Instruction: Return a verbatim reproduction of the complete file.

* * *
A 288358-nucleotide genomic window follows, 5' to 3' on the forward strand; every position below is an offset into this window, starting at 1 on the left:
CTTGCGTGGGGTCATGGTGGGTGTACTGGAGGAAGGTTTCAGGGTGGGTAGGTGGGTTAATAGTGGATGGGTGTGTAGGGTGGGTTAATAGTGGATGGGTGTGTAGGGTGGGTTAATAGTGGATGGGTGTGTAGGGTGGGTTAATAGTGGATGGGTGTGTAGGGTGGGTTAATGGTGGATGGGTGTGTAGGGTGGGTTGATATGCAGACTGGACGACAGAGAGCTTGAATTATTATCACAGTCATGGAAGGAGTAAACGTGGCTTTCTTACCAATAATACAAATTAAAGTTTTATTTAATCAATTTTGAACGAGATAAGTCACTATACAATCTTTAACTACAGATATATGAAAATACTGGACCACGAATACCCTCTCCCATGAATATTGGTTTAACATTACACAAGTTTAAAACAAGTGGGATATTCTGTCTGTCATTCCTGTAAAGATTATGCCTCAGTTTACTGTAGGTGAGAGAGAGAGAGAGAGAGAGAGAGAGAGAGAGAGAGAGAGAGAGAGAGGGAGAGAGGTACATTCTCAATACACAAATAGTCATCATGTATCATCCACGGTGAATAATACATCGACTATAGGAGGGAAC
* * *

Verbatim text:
A 288358-nucleotide genomic window follows, 5' to 3' on the forward strand; every position below is an offset into this window, starting at 1 on the left:
CTTGCGTGGGGTCATGGTGGGTGTACTGGAGGAAGGTTTCAGGGTGGGTAGGTGGGTTAATAGTGGATGGGTGTGTAGGGTGGGTTAATAGTGGATGGGTGTGTAGGGTGGGTTAATAGTGGATGGGTGTGTAGGGTGGGTTAATAGTGGATGGGTGTGTAGGGTGGGTTAATGGTGGATGGGTGTGTAGGGTGGGTTGATATGCAGACTGGACGACAGAGAGCTTGAATTATTATCACAGTCATGGAAGGAGTAAACGTGGCTTTCTTACCAATAATACAAATTAAAGTTTTATTTAATCAATTTTGAACGAGATAAGTCACTATACAATCTTTAACTACAGATATATGAAAATACTGGACCACGAATACCCTCTCCCATGAATATTGGTTTAACATTACACAAGTTTAAAACAAGTGGGATATTCTGTCTGTCATTCCTGTAAAGATTATGCCTCAGTTTACTGTAGGTGAGAGAGAGAGAGAGAGAGAGAGAGAGAGAGAGAGAGAGAGAGAGAGAGGGAGAGAGGTACATTCTCAATACACAAATAGTCATCATGTATCATCCACGGTGAATAATACATCGACTATAGGAGGGAAC